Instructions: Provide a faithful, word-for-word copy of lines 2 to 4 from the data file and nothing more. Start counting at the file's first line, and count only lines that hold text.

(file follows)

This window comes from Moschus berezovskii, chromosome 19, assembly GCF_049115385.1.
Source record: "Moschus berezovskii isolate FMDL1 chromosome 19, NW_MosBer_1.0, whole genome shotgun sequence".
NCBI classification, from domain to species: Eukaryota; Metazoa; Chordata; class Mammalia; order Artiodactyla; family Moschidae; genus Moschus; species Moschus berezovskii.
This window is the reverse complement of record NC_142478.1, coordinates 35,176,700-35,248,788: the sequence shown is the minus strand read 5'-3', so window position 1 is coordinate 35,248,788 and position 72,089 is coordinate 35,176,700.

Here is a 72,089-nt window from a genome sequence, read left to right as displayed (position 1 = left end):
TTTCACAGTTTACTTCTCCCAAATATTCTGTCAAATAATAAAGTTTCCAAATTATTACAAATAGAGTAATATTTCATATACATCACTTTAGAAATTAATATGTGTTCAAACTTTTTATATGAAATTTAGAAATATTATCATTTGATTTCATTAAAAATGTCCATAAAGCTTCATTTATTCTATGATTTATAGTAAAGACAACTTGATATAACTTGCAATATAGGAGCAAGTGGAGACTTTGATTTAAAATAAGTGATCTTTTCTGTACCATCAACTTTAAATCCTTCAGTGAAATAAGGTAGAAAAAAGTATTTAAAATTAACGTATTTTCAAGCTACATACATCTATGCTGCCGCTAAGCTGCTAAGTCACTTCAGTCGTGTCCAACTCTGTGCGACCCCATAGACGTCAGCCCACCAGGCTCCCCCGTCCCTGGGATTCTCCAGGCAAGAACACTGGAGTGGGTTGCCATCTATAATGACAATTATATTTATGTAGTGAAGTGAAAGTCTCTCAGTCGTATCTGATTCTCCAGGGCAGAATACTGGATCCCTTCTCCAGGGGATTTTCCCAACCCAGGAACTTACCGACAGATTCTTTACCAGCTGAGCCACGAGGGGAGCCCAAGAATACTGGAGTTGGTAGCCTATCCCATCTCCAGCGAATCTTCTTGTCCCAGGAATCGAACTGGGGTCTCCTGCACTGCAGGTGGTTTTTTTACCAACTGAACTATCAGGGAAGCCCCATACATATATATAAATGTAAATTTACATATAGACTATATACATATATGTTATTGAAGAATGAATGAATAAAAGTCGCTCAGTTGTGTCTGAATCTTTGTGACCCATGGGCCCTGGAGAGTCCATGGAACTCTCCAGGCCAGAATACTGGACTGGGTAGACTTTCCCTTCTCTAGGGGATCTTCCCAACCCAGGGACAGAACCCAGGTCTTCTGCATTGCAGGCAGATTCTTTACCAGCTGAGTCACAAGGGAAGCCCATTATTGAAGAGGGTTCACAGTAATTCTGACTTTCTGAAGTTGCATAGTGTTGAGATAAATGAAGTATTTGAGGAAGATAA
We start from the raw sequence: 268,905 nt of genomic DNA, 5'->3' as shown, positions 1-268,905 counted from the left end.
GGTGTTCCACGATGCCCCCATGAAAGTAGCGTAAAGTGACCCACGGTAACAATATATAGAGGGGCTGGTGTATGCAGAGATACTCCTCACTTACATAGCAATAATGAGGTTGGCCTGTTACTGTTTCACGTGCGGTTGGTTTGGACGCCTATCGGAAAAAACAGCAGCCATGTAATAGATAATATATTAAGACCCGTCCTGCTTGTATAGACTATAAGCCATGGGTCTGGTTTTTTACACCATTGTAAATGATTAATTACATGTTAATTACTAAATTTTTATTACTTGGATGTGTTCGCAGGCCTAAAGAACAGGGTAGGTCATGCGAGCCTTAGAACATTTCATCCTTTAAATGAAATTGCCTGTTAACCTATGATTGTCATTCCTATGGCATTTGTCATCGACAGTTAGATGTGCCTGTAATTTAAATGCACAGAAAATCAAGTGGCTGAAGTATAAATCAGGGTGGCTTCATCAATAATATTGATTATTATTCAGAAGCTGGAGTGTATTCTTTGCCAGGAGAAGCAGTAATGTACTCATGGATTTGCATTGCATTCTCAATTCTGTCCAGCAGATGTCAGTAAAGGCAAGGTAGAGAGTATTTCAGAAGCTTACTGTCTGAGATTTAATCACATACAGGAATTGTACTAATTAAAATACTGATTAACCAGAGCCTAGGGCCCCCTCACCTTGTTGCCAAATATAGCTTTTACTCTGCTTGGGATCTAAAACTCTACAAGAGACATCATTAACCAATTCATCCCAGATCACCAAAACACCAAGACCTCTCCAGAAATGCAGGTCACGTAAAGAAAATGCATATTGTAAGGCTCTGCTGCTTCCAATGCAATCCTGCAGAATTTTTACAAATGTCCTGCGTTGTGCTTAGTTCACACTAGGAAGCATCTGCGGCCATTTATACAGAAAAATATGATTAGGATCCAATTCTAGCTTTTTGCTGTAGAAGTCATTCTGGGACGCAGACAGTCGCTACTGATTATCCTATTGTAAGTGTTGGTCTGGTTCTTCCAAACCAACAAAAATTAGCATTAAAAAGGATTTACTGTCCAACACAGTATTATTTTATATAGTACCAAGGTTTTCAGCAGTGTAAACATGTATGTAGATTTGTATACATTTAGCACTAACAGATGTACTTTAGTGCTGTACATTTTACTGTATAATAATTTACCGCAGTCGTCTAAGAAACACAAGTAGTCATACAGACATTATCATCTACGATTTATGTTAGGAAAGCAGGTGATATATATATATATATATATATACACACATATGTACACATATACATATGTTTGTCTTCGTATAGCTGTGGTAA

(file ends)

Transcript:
Source record: "Moschus berezovskii isolate FMDL1 chromosome 19, NW_MosBer_1.0, whole genome shotgun sequence".
NCBI classification, from domain to species: Eukaryota; Metazoa; Chordata; class Mammalia; order Artiodactyla; family Moschidae; genus Moschus; species Moschus berezovskii.
This window is the reverse complement of record NC_142478.1, coordinates 35,176,700-35,248,788: the sequence shown is the minus strand read 5'-3', so window position 1 is coordinate 35,248,788 and position 72,089 is coordinate 35,176,700.